If I could write this face-down, it would be symbolic. That’s because I am so far beyond cutesy stories about ways to have a magical summer and plan special activities for your kids.
That’s not what this column is – this is me, digging down deep, throwing you a couple of random life preservers in the hopes that we’ll all get through the next four-ish weeks.
I am exhausted. Truly. We are in parental damage control mode, where it’s all about just surviving the next month and getting to the finish line that is Sept. 8 – the first day of school.
It’s been almost five months straight of temporary layoffs and then getting rehired (both me and my husband rode that super fun roller coaster, luckily not at the same time), struggling to work from home full-time without any childcare, financial worries, bored and depressed children, agoraphobia, oh, and crippling anxiety about the virus that’s killing hundreds of thousands of people.
Forgive me if I’m not in the mood to invent a five-minute craft or round up my top 10 places to go for family fun. But I do have some ideas for you, I swear – a few suggestions for getting through these last long, nervous weeks until school starts.
I ate my anxiety nachos and sighed with relief as Nova Scotia’s Department of Education announced the plan for schools reopening in September.
One of the first things we heard from Nova Scotia Education Minister Zach Churchill was, blessedly, that “the best place for children is in the classroom”, and the plan is to return them there full-time, at least to start.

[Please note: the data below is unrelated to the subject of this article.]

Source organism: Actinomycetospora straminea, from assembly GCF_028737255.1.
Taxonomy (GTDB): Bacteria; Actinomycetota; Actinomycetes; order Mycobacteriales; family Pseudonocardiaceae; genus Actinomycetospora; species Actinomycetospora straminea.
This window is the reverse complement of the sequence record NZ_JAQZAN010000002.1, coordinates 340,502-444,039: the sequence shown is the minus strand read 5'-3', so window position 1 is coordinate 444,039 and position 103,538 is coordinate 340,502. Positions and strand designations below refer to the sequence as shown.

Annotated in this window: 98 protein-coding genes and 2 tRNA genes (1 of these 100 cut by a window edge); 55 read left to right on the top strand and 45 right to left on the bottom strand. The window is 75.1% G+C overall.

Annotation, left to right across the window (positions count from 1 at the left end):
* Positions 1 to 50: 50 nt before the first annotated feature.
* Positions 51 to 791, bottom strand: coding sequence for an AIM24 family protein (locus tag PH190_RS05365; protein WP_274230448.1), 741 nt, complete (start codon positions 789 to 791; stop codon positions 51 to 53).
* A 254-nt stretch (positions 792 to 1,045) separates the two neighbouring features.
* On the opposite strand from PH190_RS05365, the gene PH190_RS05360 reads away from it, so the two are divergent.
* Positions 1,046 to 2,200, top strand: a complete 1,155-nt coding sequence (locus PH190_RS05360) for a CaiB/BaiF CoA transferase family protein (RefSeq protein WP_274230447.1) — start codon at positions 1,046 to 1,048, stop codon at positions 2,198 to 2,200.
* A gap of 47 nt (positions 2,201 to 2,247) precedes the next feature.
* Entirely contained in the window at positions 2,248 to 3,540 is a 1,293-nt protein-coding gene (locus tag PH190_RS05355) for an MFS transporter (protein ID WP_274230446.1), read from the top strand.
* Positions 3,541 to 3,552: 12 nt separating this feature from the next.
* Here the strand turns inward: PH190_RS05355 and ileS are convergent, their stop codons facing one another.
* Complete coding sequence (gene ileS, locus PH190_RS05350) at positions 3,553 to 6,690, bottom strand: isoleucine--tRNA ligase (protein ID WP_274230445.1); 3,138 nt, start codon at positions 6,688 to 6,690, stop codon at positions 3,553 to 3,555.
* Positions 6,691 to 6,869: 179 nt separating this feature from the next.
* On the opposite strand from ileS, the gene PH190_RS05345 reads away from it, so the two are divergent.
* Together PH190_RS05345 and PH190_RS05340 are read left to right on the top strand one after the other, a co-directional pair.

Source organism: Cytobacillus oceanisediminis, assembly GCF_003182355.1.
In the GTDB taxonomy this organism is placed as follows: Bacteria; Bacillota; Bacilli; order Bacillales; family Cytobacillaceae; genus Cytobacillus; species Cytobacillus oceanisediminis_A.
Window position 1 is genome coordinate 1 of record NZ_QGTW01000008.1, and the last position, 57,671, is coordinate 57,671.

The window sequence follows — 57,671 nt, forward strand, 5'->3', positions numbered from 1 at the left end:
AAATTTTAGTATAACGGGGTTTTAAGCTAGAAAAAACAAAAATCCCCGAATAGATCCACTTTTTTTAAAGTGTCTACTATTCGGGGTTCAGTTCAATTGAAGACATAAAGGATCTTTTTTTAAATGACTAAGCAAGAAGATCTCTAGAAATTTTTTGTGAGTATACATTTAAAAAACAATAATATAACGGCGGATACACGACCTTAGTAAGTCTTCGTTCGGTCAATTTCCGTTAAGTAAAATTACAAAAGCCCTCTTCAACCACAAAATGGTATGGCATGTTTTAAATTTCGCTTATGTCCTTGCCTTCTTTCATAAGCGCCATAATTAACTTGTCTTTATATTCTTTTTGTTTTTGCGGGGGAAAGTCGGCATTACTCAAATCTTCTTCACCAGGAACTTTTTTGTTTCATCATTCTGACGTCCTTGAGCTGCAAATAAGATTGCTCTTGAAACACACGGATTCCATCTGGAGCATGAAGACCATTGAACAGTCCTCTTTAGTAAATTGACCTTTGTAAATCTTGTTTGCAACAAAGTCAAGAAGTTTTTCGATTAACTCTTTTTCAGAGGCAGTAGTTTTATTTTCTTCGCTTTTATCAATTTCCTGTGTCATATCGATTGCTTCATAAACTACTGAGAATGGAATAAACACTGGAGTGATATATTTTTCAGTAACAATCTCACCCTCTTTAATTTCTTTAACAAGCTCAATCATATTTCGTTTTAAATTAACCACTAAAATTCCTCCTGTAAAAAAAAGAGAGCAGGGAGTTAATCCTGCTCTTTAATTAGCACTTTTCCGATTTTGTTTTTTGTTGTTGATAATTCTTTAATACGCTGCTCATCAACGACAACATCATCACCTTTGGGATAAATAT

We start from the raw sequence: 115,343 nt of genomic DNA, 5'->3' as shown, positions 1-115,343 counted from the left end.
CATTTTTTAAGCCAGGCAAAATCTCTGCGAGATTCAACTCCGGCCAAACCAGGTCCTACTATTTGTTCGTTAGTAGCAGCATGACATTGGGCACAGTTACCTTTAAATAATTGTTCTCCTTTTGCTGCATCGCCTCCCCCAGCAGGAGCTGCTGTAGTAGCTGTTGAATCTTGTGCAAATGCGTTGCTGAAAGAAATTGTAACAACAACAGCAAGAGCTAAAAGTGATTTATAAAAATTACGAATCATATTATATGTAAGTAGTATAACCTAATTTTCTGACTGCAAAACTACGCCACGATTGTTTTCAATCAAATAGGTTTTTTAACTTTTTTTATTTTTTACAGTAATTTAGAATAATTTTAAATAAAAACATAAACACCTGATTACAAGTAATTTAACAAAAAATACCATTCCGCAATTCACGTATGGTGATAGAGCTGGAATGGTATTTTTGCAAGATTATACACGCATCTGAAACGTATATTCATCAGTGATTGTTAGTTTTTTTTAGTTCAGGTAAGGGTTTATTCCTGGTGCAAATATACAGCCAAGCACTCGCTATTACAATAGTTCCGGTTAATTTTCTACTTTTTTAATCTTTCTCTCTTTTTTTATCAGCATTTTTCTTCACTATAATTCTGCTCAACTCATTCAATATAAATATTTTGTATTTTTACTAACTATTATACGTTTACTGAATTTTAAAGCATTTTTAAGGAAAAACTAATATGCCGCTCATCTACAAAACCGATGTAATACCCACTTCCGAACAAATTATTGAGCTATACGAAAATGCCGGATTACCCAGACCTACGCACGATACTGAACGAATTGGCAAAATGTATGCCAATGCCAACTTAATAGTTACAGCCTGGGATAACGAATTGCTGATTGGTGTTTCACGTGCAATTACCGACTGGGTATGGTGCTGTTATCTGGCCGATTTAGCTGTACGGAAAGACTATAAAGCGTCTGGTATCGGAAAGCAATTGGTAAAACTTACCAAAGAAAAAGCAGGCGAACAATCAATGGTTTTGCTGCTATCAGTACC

According to the province’s new back-to-school page, the plan for September includes in-class instruction, enhanced cleaning measures, greater emphasis on handwashing/sanitizing and physical distancing.
In some situations, mask use will be required for some grade levels and staff. School bus riders and drivers will be required to wear masks. School meals will be delivered to classrooms to prevent a crowd from gathering in the cafeteria, and no one will be using lockers.
Everything sounded perfectly reasonable to me. You want my eight-year-old to wear a mask on the bus? Sure! What kind? Should I send extras? Do you want me to sew a class set?
Sure, my 10-year-old son will be disappointed he won’t get to decorate a locker for the very first time, but he’ll deal with it.
Charge me triple for school supply fees. Ask me to buy hazmat suits for the class. Enlist me to be a volunteer bus monitor to make sure kids keep their masks on. Anything. Seriously, I will accommodate literally any request, as long as my kids can return to school and have a mostly normal life again.
“What time can we start screens in the morning?”
“What time do we have to get off screens?”
“If I get dressed, can I go back on screens?”
“We’re so bored. Can we have screens?”
“Alexa, make an announcement . . . ‘TIME TO GET OFF SCREENS!’”
I get especially twitchy when I feel our son and daughter are spending too much time on screens because “screen time” today is very different now than it was when they were younger.
Back in the day, they’d eat their Goldfish crackers together at their child-sized table and chairs, watching episodes of Bubble Guppies up on the living room TV. They were mostly zoned out, of course, but at least they were together – and my husband or I was nearby, half-listening. It felt OK.
But now they’re miles apart from each other even when they’re in the same room. They each have headphones clamped on their ears, connected to their own devices. Our 10-year-old son is either on his computer or his Nintendo Switch, and our eight-year-old daughter is either on the Chromebook or the tablet.